Personality is best defined as an individual's typical patterns of behavior when confronted with certain situations. Personality is definable according to personality traits, characteristics that remain relatively stable over time. When studying personality, psychologists analyze the individual's openness to new experiences, conscientiousness, extroversion, agreeableness and neuroticism.
A person's personality is largely made up of a series of personality traits. For example, an individual considered to have a friendly personality is generally outgoing, courteous, confident and thoughtful in situations of interpersonal interaction. A shy personality, on the other hand, exhibits nervousness, quietness and social withdrawal.
According to psychometric researchers at the University of California San Francisco, there are five primary dimensions to a personality. Openness to new experiences relates to how individual behaves in previously unencountered circumstances, whether confidently or with trepidation.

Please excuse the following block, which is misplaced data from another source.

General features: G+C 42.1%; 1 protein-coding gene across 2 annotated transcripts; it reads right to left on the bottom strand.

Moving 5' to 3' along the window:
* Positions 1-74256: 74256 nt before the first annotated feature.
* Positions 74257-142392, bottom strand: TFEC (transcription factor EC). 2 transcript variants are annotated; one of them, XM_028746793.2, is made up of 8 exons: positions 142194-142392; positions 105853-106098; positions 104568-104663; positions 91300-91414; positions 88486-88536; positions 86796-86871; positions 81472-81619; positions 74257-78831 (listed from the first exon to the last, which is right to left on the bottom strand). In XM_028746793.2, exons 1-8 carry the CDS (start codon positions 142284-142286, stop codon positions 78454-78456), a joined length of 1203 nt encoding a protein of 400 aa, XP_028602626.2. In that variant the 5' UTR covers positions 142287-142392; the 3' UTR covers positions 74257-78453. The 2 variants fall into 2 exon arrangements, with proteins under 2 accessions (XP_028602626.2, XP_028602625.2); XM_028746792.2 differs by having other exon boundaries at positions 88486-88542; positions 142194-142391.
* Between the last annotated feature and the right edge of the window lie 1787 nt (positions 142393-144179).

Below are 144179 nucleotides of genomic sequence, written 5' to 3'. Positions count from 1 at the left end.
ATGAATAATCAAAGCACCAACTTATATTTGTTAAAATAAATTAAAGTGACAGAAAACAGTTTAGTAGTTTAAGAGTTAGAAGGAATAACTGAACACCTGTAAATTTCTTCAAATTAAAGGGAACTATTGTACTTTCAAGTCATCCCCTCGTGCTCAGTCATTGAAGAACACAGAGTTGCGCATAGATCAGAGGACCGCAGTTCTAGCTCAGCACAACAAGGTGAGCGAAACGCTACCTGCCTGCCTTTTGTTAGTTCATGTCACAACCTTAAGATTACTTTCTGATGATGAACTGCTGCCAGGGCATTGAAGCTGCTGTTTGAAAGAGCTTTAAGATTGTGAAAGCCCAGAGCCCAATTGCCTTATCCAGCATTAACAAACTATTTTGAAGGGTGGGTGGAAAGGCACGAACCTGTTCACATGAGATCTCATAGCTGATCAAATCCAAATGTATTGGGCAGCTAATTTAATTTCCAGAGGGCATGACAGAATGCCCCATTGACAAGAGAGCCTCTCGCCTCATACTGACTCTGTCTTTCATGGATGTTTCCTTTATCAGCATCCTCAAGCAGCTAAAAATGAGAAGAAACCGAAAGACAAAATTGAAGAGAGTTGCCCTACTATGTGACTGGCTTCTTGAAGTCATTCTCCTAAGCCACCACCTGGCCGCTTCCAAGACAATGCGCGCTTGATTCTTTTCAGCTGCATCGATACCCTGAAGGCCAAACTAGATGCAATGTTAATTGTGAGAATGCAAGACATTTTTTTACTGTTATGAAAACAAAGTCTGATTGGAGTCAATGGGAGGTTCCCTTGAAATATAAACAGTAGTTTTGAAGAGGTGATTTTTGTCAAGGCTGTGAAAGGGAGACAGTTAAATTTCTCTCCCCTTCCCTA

Conscientiousness has to do with whether an individual is extremely critical of himself. Conscientious persons devote a lot of time and attention to the way other people perceive them.
Extroversion is a measure of a person's openness to social interaction. Factors include the individual's level of comfort around others, willingness to partake in social activities, and confidence in sharing thoughts and feelings.
Agreeableness and neuroticism have to do with how a person responds to stressors. An agreeable person remains calm and amicable, while a neurotic person exhibits anxiety, moodiness, anger and frustration.